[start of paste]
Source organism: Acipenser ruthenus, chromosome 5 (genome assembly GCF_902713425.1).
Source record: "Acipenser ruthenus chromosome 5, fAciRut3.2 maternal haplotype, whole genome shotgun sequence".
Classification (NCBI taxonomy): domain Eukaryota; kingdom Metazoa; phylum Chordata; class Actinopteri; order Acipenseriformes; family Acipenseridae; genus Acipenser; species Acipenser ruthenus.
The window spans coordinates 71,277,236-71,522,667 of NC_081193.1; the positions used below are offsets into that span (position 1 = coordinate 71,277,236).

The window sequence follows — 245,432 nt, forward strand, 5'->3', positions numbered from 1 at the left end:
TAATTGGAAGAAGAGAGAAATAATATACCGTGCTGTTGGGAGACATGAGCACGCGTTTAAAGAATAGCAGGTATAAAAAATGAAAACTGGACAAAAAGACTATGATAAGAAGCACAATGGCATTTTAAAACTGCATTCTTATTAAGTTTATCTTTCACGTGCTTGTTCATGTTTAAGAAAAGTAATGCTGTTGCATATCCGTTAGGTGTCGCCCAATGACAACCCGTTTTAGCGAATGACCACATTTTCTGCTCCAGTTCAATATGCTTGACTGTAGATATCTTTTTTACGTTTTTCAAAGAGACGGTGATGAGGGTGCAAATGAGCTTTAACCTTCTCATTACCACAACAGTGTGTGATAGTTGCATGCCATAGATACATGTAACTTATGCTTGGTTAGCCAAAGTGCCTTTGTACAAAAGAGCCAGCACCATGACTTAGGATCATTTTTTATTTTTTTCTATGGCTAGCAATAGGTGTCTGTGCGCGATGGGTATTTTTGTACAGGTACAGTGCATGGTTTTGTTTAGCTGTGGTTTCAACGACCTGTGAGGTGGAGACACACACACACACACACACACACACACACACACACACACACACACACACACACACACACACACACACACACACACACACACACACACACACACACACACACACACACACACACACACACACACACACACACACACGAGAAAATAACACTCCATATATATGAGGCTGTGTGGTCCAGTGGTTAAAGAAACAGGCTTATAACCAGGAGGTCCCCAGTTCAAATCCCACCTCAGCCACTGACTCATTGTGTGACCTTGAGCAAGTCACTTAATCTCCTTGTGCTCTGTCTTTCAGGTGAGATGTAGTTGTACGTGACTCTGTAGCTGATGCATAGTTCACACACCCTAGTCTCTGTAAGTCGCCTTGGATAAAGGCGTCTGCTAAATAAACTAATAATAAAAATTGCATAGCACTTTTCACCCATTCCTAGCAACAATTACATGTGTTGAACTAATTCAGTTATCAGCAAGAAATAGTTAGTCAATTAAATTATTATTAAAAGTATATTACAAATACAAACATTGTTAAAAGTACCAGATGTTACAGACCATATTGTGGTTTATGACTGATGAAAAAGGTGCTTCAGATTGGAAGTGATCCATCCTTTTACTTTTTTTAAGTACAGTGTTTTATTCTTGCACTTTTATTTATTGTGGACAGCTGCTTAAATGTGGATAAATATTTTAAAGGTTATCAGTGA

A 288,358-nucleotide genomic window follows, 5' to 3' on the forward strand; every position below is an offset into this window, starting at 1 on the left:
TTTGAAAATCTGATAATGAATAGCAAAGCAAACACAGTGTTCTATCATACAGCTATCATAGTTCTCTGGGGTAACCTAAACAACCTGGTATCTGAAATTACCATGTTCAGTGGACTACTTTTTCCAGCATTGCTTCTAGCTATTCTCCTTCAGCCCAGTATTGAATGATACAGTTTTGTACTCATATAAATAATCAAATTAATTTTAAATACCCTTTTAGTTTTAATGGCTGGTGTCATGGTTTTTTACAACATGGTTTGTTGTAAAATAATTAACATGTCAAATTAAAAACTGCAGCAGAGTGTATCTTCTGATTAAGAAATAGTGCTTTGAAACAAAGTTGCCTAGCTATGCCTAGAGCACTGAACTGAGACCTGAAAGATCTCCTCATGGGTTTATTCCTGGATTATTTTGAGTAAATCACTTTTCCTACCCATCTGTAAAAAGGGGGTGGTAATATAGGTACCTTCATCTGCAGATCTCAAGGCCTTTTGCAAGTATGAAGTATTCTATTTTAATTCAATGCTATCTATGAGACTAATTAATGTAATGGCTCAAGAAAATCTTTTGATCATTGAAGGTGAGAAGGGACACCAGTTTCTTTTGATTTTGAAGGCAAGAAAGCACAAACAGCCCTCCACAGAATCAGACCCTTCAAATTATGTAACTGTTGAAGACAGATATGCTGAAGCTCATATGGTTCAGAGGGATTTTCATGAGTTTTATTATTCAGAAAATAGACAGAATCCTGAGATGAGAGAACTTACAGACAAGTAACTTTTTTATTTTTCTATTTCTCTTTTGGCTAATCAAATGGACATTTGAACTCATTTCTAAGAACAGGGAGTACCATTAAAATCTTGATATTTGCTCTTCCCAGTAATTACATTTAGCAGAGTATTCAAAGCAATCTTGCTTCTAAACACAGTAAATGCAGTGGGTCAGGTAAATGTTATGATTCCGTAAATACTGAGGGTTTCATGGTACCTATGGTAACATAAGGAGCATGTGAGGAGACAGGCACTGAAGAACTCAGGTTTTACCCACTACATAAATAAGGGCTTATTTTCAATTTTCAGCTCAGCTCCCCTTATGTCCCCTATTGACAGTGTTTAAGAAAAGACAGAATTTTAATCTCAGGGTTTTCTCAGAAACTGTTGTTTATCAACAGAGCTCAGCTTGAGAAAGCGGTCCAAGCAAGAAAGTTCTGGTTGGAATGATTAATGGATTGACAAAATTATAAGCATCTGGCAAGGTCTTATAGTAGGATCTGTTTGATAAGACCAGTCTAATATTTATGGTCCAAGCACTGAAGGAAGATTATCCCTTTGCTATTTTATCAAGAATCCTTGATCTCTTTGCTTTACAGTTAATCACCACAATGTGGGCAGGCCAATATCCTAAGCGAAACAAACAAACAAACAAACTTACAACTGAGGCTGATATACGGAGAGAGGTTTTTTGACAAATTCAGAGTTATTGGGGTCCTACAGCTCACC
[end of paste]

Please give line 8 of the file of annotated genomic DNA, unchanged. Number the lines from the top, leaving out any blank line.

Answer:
TTTGAAAATCTGATAATGAATAGCAAAGCAAACACAGTGTTCTATCATACAGCTATCATAGTTCTCTGGGGTAACCTAAACAACCTGGTATCTGAAATTACCATGTTCAGTGGACTACTTTTTCCAGCATTGCTTCTAGCTATTCTCCTTCAGCCCAGTATTGAATGATACAGTTTTGTACTCATATAAATAATCAAATTAATTTTAAATACCCTTTTAGTTTTAATGGCTGGTGTCATGGTTTTTTACAACATGGTTTGTTGTAAAATAATTAACATGTCAAATTAAAAACTGCAGCAGAGTGTATCTTCTGATTAAGAAATAGTGCTTTGAAACAAAGTTGCCTAGCTATGCCTAGAGCACTGAACTGAGACCTGAAAGATCTCCTCATGGGTTTATTCCTGGATTATTTTGAGTAAATCACTTTTCCTACCCATCTGTAAAAAGGGGGTGGTAATATAGGTACCTTCATCTGCAGATCTCAAGGCCTTTTGCAAGTATGAAGTATTCTATTTTAATTCAATGCTATCTATGAGACTAATTAATGTAATGGCTCAAGAAAATCTTTTGATCATTGAAGGTGAGAAGGGACACCAGTTTCTTTTGATTTTGAAGGCAAGAAAGCACAAACAGCCCTCCACAGAATCAGACCCTTCAAATTATGTAACTGTTGAAGACAGATATGCTGAAGCTCATATGGTTCAGAGGGATTTTCATGAGTTTTATTATTCAGAAAATAGACAGAATCCTGAGATGAGAGAACTTACAGACAAGTAACTTTTTTATTTTTCTATTTCTCTTTTGGCTAATCAAATGGACATTTGAACTCATTTCTAAGAACAGGGAGTACCATTAAAATCTTGATATTTGCTCTTCCCAGTAATTACATTTAGCAGAGTATTCAAAGCAATCTTGCTTCTAAACACAGTAAATGCAGTGGGTCAGGTAAATGTTATGATTCCGTAAATACTGAGGGTTTCATGGTACCTATGGTAACATAAGGAGCATGTGAGGAGACAGGCACTGAAGAACTCAGGTTTTACCCACTACATAAATAAGGGCTTATTTTCAATTTTCAGCTCAGCTCCCCTTATGTCCCCTATTGACAGTGTTTAAGAAAAGACAGAATTTTAATCTCAGGGTTTTCTCAGAAACTGTTGTTTATCAACAGAGCTCAGCTTGAGAAAGCGGTCCAAGCAAGAAAGTTCTGGTTGGAATGATTAATGGATTGACAAAATTATAAGCATCTGGCAAGGTCTTATAGTAGGATCTGTTTGATAAGACCAGTCTAATATTTATGGTCCAAGCACTGAAGGAAGATTATCCCTTTGCTATTTTATCAAGAATCCTTGATCTCTTTGCTTTACAGTTAATCACCACAATGTGGGCAGGCCAATATCCTAAGCGAAACAAACAAACAAACAAACTTACAACTGAGGCTGATATACGGAGAGAGGTTTTTTGACAAATTCAGAGTTATTGGGGTCCTACAGCTCACC